2. As the judgment reflects, the city sought a declaration on the validity of the city's fee, which the judgment identifies as a claim that the court dismissed. Apart from the conclusion that the court erred in entering the declaratory judgment that it did, we note that dismissal of the city's claim for declaratory relief was not a proper disposition of it. See, e.g., Rood v. Coos County, 240 Or.App. 68, 72 n 3, 246 P3d 69 (2010), rev den, 351 Or 541 (2012).
3. On appeal, Rockwood does dispute that that principle applies to the city's authority to impose a fee against people's utility districts, such as Rockwood, and does so by reprising its alternative argument that the trial court did not reach. Essentially, Rockwood contends that, because Rockwood is a municipal corporation, the city must have a specific and express statutory grant of authority to impose a fee against it. We recently rejected the identical argument in Rogue Valley Sewer Services v. City of Phoenix, 262 Or.App. 183, 190–91, ––– P3d –––– (2014), concluding that a city's home-rule authority to impose taxes or fees on a utility is not affected by the utility's status as a municipal corporation. Accordingly, we reject Rockwood's alternative argument without further discussion.
4. We recognize that the current version of ORS 221.450 differs somewhat from the earlier versions. In 2007, the legislature split the pertinent text of the statute, which was previously a single, run-on sentence, into three separate sentences, which, with proper grammar, required additional minor changes to the text. See Or Laws 2007, ch 807, § 41. The 2007 amendment was part of the Senate amendments to the bill that created the Oregon Community Power statutes. See Senate Amendments to Senate Bill 443, Committee on Business, Transportation, and Workforce Development (May 21, 2007). The Senate amendments to ORS 221.450 were enacted without explanation or comment in the legislative history and, based on the bill as a whole, appear to have been made solely to include Oregon Community Power as a listed utility. “The fact that the legislature altered the wording of a statute does not always mean that it intended to alter the substantive effect of the statute.” Pete's Mountain Homeowners v. Ore. Water Resources, 236 Or.App. 507, 521, 238 P3d 395 (2010); see also Jones v. General Motors Corp., 325 Or 404, 419, 939 P.2d 608 (1997) (legislative alteration of the wording of ORCP 47 did not alter the substantive effect of the rule). Based on our review of the text of the 2007 changes, in context, along with the legislative history of the bill enacting them, we conclude that the legislature did not intend to alter the substantive effect of the statute.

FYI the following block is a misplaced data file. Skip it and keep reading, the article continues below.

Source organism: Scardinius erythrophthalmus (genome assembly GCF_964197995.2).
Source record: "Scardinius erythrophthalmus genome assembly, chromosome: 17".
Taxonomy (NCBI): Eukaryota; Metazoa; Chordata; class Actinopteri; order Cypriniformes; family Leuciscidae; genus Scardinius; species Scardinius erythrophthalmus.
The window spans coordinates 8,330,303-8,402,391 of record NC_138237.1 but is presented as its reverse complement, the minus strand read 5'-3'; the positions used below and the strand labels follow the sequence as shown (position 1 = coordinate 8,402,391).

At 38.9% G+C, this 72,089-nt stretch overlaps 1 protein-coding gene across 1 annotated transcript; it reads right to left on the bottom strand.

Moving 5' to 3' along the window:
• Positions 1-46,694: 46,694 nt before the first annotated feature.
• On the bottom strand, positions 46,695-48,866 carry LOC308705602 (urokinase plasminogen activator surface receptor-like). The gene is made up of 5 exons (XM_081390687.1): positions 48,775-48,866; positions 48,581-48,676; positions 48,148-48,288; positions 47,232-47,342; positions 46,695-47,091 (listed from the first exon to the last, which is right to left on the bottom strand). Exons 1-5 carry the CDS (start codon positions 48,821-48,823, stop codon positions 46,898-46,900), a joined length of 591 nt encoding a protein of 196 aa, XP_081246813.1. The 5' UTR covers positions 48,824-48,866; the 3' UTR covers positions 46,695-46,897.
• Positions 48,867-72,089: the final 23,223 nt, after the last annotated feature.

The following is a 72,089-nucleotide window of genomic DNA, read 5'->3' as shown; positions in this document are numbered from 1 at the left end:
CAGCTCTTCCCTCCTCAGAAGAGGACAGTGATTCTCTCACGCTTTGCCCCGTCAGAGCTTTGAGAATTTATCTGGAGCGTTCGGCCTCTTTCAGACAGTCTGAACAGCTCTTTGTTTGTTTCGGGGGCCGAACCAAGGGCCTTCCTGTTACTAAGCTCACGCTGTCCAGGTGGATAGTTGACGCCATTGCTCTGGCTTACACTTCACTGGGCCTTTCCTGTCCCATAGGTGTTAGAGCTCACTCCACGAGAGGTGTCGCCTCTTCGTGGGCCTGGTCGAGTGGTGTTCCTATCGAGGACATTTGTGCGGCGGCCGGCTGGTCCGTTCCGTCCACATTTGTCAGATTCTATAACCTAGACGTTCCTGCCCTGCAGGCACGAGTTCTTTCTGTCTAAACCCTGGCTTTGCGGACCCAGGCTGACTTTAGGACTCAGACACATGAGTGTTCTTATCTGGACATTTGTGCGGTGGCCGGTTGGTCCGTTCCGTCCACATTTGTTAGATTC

5. See also Oregon v. Portland Gen. Elec. Co., 52 Or 502, 526, 95 P 722, on reh'g, 98 P 160 (1908) (“A franchise is (1) an incorporeal hereditament; and (2) a privilege or authority vested in certain persons by grant of the State to exercise powers to do and perform acts which, without such grant, they could not do or perform .”); Western Union Tel. Co. v. Hurlburt, 83 Or 633, 638, 163 P 1170 (1917) (“[A] permission given by municipal ordinance to a private corporation to exercise some special privilege within the city, pursuant to an express delegation of legislative authority, is a grant by the state whereby the right conferred becomes a franchise and not a license.”); Whitbeck v. Funk, 140 Or 70, 73–74, 12 P.2d 1019 (1932) (“A franchise is a special privilege granted by the government to a person or corporation, which privilege does not belong to the citizens of a country generally, of common right. * * * A franchise confers the right to exercise powers or to do and perform acts which, without such grant, the person to whom it is granted could not do or perform[.]” (Citing Portland Gen. Elec. Co., 52 Or at 526; Western Union Tel. Co., 83 Or at 636)).
6. Also demonstrating that principle is the later case of Anthony et al. v. Veatch et al., 189 Or 462, 220 P.2d 493, on reh'g, 221 P.2d 575 (1950). There, the court relied on Elliot to conclude that the state requirement to obtain fixed-gear fishing licenses did not confer a franchise on the license holder because the right to fish is “one common to all citizens of Oregon.” Id. at 477–78.
7. We note that a city could determine that its permission will not be required for a utility to operate within the city's rights-of-way, when the utility has obtained operating authority from another governmental source, such as the state. Operating in that manner could be preferable for cities that do not have the resources or desire to create and enforce a regulatory scheme for utilities operating within their rights-of-way. In such cases, a utility would be operating without a franchise from the city and, hence, would be subject to a privilege tax imposed under ORS 221.450.
ARMSTRONG, P. J.